Cabbage Patch Kids are an iconic piece of American pop culture, but their legacy isn't nearly as innocent as the toys themselves. Laura Dern and Issa Rae are teaming up for The Dolls, an upcoming HBO limited series which the two will star in and executive produce. The series will revisit an strange time in America's history, and one which isn't often talked about. Dubbed "The Cabbage Patch riots," altercations between customers broke out across the country in 1983 as they tried to get their hands on the dolls. While the premise feels humorous, it seems Dern and Rae will go deeper and use the events to speak to the more concerning societal issues that lied at the heart of the craze.
The series, set in 1983, will explore "class, race, privilege and what it takes to be a 'good mother,'" according to Deadline. Although riots over the dolls broke out in numerous states over the fall and winter of 1983, The Dolls, inspired by true events, will specifically revisit the aftermath of Christmas Eve riots in two small Arkansas towns that year. The two HBO vets (Dern stars in the award-winning Big Little Lies and Rae co-created and stars in Insecure) will definitely get people talking with this one.
So what exactly were the Cabbage Patch riots? Cabbage Patch kids became a cultural obsession in the early '80s, and the demand for them grew exponentially, causing thousands of customers to want the toys for the holiday season. However, the stores didn't have enough supply to meet the demand, causing massive upheaval among consumers. Major retailers of the time like Sears, J.C. Penny, and Macy's experienced riots including pushing, shoving, and attacks with weapons like baseball bats between customers.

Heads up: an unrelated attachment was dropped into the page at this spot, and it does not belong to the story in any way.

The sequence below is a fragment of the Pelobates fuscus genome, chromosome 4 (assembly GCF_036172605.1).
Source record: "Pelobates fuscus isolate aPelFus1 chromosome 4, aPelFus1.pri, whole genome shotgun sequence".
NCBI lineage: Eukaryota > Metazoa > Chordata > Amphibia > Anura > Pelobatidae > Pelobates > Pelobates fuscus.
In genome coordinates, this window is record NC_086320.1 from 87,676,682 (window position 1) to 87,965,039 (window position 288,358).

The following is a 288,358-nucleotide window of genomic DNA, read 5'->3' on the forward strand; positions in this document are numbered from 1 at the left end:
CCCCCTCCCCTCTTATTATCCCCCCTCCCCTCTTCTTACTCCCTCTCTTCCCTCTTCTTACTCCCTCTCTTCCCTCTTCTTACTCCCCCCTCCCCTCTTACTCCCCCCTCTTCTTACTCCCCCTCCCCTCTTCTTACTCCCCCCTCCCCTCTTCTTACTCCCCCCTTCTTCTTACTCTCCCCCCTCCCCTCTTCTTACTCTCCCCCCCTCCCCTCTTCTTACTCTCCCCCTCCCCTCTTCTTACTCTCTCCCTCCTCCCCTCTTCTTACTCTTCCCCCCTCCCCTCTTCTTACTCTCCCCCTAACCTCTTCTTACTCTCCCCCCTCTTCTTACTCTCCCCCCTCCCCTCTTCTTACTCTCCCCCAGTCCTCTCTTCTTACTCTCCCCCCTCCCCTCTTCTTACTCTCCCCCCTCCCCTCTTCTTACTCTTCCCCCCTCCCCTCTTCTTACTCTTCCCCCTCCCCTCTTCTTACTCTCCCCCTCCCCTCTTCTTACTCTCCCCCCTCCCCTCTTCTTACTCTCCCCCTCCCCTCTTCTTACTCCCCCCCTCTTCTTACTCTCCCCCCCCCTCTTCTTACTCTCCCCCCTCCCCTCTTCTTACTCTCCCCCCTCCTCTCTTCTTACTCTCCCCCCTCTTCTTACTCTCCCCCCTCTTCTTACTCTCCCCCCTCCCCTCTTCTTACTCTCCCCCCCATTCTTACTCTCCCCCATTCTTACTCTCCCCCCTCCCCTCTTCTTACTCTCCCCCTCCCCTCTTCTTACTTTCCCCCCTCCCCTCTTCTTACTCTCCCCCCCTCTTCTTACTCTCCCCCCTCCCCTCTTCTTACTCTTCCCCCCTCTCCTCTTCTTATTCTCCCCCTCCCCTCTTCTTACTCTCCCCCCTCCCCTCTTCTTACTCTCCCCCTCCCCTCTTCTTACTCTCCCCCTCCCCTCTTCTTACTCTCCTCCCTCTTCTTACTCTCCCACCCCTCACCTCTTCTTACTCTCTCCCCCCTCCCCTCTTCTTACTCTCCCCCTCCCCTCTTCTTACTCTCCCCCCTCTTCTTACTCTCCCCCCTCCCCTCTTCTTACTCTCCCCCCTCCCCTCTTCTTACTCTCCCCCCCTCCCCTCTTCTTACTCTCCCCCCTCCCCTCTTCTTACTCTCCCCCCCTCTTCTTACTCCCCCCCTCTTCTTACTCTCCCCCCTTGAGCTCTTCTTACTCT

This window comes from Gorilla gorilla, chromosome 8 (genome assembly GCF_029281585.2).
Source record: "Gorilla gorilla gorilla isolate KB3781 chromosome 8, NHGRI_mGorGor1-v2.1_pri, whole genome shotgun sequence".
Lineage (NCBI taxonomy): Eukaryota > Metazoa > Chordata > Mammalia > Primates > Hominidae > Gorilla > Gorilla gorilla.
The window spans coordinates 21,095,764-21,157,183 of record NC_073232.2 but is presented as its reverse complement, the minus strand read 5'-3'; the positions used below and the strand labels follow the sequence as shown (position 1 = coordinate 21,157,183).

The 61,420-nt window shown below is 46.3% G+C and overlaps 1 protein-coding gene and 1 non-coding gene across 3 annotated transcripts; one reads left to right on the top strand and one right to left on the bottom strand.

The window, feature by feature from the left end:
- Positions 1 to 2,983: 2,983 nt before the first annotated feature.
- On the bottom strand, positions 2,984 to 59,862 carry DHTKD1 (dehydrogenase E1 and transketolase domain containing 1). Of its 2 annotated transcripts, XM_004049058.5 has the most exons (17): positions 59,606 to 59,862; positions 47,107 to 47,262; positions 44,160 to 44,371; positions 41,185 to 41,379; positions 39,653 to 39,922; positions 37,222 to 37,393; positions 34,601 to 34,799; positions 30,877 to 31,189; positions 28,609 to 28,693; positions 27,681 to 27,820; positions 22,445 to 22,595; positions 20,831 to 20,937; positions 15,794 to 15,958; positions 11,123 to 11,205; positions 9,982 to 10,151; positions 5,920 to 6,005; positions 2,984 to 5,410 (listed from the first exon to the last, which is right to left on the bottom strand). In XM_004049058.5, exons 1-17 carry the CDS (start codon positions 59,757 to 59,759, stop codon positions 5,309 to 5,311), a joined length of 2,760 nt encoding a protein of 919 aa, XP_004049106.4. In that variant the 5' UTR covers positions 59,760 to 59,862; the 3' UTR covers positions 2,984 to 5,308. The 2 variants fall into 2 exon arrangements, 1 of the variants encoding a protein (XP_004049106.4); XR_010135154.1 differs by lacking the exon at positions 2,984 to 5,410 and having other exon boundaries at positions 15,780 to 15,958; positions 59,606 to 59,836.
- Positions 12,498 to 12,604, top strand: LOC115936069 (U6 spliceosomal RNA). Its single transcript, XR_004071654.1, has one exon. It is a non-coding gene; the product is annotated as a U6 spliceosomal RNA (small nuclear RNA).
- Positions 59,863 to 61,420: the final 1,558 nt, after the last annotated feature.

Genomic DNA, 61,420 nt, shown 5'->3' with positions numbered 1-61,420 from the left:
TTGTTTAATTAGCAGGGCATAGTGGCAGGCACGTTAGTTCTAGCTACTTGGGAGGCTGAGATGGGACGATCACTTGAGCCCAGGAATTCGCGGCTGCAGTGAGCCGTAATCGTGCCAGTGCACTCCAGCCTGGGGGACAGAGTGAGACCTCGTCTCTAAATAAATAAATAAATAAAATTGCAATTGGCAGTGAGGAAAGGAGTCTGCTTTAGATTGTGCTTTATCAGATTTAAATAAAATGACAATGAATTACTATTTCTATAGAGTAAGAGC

A Time article from 1983 recounts one of the riots over the dolls that took place at Hills Department Store in Charleston, West Virginia, which included 5,000 people. Another article from a Texas newspaper at the time stated that thousands of customers waited outside stores for hours throughout various states. Newsweek described the riots as such: "It was as if an army had been turned loose on the nation’s shopping malls, ravaging the ficus trees, sloshing through the fountains, searching for the legendary stockrooms said to be filled with thousands of the dough-faced, chinless, engagingly homely dolls."
At the time of the events, the distributor's Vice President Morton Handel explained the phenomenon to The Washington Post, saying the dolls "have a vulnerable look and come with their arms spread open so your first impulse is to pick one up and hug it." Audiences definitely won't look at Cabbage Patch kids the same way again after watching this series.
So far, Dern and Rae have a stellar group of females behind the project. The series comes from Dern and Jayme Lemons' LA-based production company Jaywalker Pictures. Rae will co-write the series with her Insecure colleagues Laura Kittrell and Amy Aniobi, who also co-write her Emmy-nominated show (which is going into its fourth season). As if The Dolls' premise isn't wildly intriguing enough, the female power behind it should really have audiences excited.